Taiwan’s participation in the WHO is again blocked, the United States, Japan, Canada, Britain and Australia will speak out in support of Taiwan

With the 74th World Health Assembly, Taiwan’s hopes of participating in this year’s WHO have once again been dashed, marking the fifth consecutive year that Taiwan has been shut out of the WHO. Health officials from the United States, Japan, Canada, the United Kingdom, Australia and other countries spoke at the WHO to express their support for Taiwan’s participation and to emphasize that the fight against the new crown epidemic and other public health challenges requires the cooperation of global partners. “We must invite Taiwan to be part of the WHO Assembly as an observer.”

The current WHO Assembly kicked off with a videoconference in Geneva on Monday (May 24), and even though support for Taiwan’s participation in the Assembly has been high this year, with the Group of Seven (G-7) even issuing an unprecedented statement in support of Taiwan’s participation, Taiwan’s hopes of returning to the WHO Assembly were once again dashed amid strong opposition from China, against which the Taiwanese government expressed its solemn protest.

Chinese Foreign Ministry spokesman Zhao Lijian said on Monday that Taiwan’s participation in the activities of international organizations, including the WHO, must be handled in accordance with the one-China principle, which has been confirmed by UN General Assembly Resolution 275.8 and WHO General Assembly Resolution 25.1, and that the DPP government “refuses to recognize the ‘1992 consensus’ embodying the one-China principle. The DPP government “refuses to recognize the ‘1992 Consensus’ that reflects the one-China principle” and the political basis for Taiwan’s participation in the WHO Conference no longer exists, so China “cannot agree to Taiwan’s participation in this year’s WHO Conference.”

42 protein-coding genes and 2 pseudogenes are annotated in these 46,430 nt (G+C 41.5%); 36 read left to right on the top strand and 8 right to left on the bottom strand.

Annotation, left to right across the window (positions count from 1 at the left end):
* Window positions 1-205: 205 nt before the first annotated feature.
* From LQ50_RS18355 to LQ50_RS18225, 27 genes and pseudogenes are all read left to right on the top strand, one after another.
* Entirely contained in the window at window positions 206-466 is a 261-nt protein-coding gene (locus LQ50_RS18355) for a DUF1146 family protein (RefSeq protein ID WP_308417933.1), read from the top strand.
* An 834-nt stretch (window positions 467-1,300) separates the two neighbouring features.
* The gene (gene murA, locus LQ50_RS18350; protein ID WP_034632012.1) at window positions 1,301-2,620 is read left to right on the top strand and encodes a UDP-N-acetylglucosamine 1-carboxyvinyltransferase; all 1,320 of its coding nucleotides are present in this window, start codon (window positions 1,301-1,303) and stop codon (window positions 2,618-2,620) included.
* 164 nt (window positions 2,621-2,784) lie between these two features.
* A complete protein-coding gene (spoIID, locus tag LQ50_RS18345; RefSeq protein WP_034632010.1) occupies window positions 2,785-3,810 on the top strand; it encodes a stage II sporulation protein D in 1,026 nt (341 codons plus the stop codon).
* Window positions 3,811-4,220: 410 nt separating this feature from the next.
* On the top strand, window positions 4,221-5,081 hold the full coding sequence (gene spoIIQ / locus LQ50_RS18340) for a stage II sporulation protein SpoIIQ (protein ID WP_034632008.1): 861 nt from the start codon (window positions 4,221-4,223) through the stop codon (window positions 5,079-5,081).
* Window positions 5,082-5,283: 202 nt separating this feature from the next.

The Central News Agency reported that on the second day of the conference, U.S. Health and Human Services Secretary Xavier Becerra, Canadian Health Minister Patty Hajdu, British Health Minister Matt Hancock, Australian Health Minister Greg Hunt, and Japanese Minister of Health, Labour and Welfare Tamura Kenshu Tamura, Japan’s Minister of Health, Labour and Welfare, all mentioned Taiwan in their speeches and emphasized that the cooperation of global partners is needed to effectively combat the outbreak.

U.S. Health Secretary Becerra posted a video of his remarks on Twitter. He said, “Global collaboration is key to addressing the many challenges at hand, collaboration with non-state actors must be sustained, and we must invite Taiwan to be part of the WHO Conference as an observer.”

In addition to the statements made at the meeting, the U.S., Japanese and Australian agencies in Taiwan also issued a joint statement expressing support for Taiwan’s meaningful participation in the work of the World Health Organization (WHO) and its participation as an observer in the World Health Assembly (WHA).

The joint statement, issued by the American Institute in Taiwan, the Japan Taiwan Exchange Association and the Australian Office in Taiwan, said that Taiwan is going through a very challenging time as its health sector struggles to cope with the significant threat of the first wave of community-acquired infections, and even so, Taiwan’s early response to the incipient emergence of the new coronavirus (COVID-19), its rigorous screening strategy, its measures to robustly control the border, and its information transparency, remains a public health success story, and Taiwan is one of the world’s lowest case examples.

The statement noted that the three Taiwan-based agencies co-hosted a forum only last week with Taiwan’s Ministry of Foreign Affairs through the Global Collaborative Training Framework (GCTF) to share and discuss best practices on promoting vaccination against the new coronavirus with healthcare experts from around the world, and that Taiwan’s achievements in public health security have been recognized by the international community, including the G7, and that as global infection rates continue to increase, the world cannot allow any population to be excluded from the international health network, “Taiwan’s meaningful participation in WHO forums and technical committees will not only benefit the 24 million people of Taiwan, but will also bring well-being to the world.”